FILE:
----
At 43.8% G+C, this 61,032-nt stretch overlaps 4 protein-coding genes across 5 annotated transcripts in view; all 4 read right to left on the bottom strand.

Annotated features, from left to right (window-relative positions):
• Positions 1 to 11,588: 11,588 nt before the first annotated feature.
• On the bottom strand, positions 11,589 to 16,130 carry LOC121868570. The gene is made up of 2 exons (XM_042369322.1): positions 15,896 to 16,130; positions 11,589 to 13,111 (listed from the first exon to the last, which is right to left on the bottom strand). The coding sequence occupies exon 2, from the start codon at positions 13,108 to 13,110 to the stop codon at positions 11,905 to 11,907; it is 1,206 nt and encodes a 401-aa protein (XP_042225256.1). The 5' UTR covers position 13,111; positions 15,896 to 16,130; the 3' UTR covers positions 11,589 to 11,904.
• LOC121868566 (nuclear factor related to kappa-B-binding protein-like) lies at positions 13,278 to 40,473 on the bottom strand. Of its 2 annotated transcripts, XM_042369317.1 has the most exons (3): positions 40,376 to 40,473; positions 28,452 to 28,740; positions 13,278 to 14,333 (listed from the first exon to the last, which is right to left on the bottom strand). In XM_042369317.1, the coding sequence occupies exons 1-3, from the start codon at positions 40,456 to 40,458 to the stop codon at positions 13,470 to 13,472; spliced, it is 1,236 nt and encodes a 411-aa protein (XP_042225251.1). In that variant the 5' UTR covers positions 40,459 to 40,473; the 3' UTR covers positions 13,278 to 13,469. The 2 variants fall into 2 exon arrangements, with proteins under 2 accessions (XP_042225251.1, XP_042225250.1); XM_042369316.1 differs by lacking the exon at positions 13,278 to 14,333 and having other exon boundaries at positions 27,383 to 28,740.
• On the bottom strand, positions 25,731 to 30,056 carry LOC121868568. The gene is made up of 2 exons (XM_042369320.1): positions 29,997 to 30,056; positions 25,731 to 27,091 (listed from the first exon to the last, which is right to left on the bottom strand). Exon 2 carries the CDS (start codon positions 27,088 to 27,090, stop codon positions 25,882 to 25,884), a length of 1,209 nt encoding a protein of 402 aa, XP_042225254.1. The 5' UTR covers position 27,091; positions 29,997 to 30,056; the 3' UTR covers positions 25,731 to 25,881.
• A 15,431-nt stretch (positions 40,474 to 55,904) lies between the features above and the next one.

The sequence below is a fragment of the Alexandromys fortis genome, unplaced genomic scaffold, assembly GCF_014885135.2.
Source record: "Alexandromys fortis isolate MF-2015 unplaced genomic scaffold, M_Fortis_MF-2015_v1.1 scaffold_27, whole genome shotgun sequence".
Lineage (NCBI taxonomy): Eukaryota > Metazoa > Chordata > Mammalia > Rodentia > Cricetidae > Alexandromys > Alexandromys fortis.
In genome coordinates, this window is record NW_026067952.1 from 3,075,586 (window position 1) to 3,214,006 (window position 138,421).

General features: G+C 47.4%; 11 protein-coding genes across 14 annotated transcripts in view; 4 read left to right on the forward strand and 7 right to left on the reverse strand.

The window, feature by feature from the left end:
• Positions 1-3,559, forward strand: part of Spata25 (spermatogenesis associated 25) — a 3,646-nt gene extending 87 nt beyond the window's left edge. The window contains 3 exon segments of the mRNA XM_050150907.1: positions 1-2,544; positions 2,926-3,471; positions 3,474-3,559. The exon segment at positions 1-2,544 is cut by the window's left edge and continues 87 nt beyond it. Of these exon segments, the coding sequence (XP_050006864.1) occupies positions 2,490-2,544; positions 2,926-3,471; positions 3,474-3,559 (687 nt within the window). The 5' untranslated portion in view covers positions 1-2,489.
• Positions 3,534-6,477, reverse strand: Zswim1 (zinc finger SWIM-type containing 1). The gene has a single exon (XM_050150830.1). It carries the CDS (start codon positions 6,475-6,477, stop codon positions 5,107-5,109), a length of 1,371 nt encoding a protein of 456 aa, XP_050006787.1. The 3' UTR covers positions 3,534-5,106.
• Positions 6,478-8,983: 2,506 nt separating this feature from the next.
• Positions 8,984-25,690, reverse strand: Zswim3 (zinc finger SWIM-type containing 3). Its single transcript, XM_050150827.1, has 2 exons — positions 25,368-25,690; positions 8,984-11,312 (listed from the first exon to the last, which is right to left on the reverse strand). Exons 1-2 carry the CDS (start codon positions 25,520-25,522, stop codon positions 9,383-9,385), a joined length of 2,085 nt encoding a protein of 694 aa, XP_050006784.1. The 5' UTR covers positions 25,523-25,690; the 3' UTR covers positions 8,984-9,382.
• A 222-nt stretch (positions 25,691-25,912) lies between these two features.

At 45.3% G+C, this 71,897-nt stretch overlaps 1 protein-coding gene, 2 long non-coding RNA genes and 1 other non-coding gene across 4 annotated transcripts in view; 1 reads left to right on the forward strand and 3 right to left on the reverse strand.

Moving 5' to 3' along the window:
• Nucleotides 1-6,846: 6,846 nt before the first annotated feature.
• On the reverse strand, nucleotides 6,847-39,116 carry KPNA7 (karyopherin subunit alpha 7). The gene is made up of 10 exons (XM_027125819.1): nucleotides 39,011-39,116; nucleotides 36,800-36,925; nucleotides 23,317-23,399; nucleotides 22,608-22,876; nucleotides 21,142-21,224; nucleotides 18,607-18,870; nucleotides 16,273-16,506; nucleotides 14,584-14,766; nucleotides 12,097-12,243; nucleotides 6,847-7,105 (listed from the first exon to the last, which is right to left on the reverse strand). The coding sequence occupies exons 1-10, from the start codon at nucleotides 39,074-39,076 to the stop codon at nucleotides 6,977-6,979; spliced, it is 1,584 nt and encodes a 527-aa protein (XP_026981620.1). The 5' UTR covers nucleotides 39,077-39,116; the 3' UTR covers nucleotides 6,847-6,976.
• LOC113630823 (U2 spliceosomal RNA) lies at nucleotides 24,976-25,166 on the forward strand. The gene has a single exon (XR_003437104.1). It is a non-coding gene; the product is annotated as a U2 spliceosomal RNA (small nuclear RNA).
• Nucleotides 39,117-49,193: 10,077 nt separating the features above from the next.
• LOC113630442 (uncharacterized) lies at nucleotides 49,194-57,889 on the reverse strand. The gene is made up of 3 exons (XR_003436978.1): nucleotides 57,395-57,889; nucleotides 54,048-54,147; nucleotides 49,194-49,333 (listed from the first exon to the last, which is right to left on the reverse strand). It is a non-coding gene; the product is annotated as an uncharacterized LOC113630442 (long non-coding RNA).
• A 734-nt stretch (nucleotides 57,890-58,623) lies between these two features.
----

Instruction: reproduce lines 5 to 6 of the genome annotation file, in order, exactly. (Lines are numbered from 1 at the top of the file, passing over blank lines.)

• LOC121868566 (nuclear factor related to kappa-B-binding protein-like) lies at positions 13,278 to 40,473 on the bottom strand. Of its 2 annotated transcripts, XM_042369317.1 has the most exons (3): positions 40,376 to 40,473; positions 28,452 to 28,740; positions 13,278 to 14,333 (listed from the first exon to the last, which is right to left on the bottom strand). In XM_042369317.1, the coding sequence occupies exons 1-3, from the start codon at positions 40,456 to 40,458 to the stop codon at positions 13,470 to 13,472; spliced, it is 1,236 nt and encodes a 411-aa protein (XP_042225251.1). In that variant the 5' UTR covers positions 40,459 to 40,473; the 3' UTR covers positions 13,278 to 13,469. The 2 variants fall into 2 exon arrangements, with proteins under 2 accessions (XP_042225251.1, XP_042225250.1); XM_042369316.1 differs by lacking the exon at positions 13,278 to 14,333 and having other exon boundaries at positions 27,383 to 28,740.
• On the bottom strand, positions 25,731 to 30,056 carry LOC121868568. The gene is made up of 2 exons (XM_042369320.1): positions 29,997 to 30,056; positions 25,731 to 27,091 (listed from the first exon to the last, which is right to left on the bottom strand). Exon 2 carries the CDS (start codon positions 27,088 to 27,090, stop codon positions 25,882 to 25,884), a length of 1,209 nt encoding a protein of 402 aa, XP_042225254.1. The 5' UTR covers position 27,091; positions 29,997 to 30,056; the 3' UTR covers positions 25,731 to 25,881.